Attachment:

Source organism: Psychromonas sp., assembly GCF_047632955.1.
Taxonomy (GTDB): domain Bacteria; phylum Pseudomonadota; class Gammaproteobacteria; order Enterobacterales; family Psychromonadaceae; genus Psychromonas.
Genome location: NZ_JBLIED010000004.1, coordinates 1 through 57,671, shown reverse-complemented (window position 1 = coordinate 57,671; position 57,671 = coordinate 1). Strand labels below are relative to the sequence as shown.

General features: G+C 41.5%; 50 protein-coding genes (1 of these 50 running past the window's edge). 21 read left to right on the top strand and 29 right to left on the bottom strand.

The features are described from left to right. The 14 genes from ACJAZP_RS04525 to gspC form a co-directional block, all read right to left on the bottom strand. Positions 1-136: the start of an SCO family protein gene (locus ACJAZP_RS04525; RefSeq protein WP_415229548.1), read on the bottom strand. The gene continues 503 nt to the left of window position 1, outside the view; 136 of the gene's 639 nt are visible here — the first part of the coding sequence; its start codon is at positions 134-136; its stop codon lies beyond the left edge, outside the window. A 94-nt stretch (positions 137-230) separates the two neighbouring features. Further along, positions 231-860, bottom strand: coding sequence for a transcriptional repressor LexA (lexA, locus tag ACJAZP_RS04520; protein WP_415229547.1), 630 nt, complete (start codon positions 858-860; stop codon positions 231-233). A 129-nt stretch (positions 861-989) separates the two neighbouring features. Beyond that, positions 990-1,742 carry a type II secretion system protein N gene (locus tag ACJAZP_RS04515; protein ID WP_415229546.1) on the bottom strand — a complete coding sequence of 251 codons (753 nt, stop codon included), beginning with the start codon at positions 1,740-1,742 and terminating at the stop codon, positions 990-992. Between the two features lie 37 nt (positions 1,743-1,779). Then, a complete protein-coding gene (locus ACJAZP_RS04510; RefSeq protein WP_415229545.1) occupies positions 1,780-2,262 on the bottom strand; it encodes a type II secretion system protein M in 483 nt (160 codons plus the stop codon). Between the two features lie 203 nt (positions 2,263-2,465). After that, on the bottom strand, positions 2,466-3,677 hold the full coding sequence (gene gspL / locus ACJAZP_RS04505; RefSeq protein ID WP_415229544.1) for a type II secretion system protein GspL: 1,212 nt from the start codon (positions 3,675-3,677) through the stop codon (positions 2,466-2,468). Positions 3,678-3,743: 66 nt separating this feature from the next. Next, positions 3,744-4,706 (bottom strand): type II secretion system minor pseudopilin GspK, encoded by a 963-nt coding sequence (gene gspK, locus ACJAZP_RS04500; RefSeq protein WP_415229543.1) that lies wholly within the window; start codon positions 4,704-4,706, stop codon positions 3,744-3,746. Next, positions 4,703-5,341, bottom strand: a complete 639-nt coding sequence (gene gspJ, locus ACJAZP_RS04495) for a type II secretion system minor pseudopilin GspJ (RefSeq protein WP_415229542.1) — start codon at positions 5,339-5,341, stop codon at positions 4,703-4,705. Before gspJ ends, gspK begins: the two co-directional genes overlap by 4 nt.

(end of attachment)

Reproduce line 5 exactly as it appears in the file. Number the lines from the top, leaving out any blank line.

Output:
The features are described from left to right. The 14 genes from ACJAZP_RS04525 to gspC form a co-directional block, all read right to left on the bottom strand. Positions 1-136: the start of an SCO family protein gene (locus ACJAZP_RS04525; RefSeq protein WP_415229548.1), read on the bottom strand. The gene continues 503 nt to the left of window position 1, outside the view; 136 of the gene's 639 nt are visible here — the first part of the coding sequence; its start codon is at positions 134-136; its stop codon lies beyond the left edge, outside the window. A 94-nt stretch (positions 137-230) separates the two neighbouring features. Further along, positions 231-860, bottom strand: coding sequence for a transcriptional repressor LexA (lexA, locus tag ACJAZP_RS04520; protein WP_415229547.1), 630 nt, complete (start codon positions 858-860; stop codon positions 231-233). A 129-nt stretch (positions 861-989) separates the two neighbouring features. Beyond that, positions 990-1,742 carry a type II secretion system protein N gene (locus tag ACJAZP_RS04515; protein ID WP_415229546.1) on the bottom strand — a complete coding sequence of 251 codons (753 nt, stop codon included), beginning with the start codon at positions 1,740-1,742 and terminating at the stop codon, positions 990-992. Between the two features lie 37 nt (positions 1,743-1,779). Then, a complete protein-coding gene (locus ACJAZP_RS04510; RefSeq protein WP_415229545.1) occupies positions 1,780-2,262 on the bottom strand; it encodes a type II secretion system protein M in 483 nt (160 codons plus the stop codon). Between the two features lie 203 nt (positions 2,263-2,465). After that, on the bottom strand, positions 2,466-3,677 hold the full coding sequence (gene gspL / locus ACJAZP_RS04505; RefSeq protein ID WP_415229544.1) for a type II secretion system protein GspL: 1,212 nt from the start codon (positions 3,675-3,677) through the stop codon (positions 2,466-2,468). Positions 3,678-3,743: 66 nt separating this feature from the next. Next, positions 3,744-4,706 (bottom strand): type II secretion system minor pseudopilin GspK, encoded by a 963-nt coding sequence (gene gspK, locus ACJAZP_RS04500; RefSeq protein WP_415229543.1) that lies wholly within the window; start codon positions 4,704-4,706, stop codon positions 3,744-3,746. Next, positions 4,703-5,341, bottom strand: a complete 639-nt coding sequence (gene gspJ, locus ACJAZP_RS04495) for a type II secretion system minor pseudopilin GspJ (RefSeq protein WP_415229542.1) — start codon at positions 5,339-5,341, stop codon at positions 4,703-4,705. Before gspJ ends, gspK begins: the two co-directional genes overlap by 4 nt.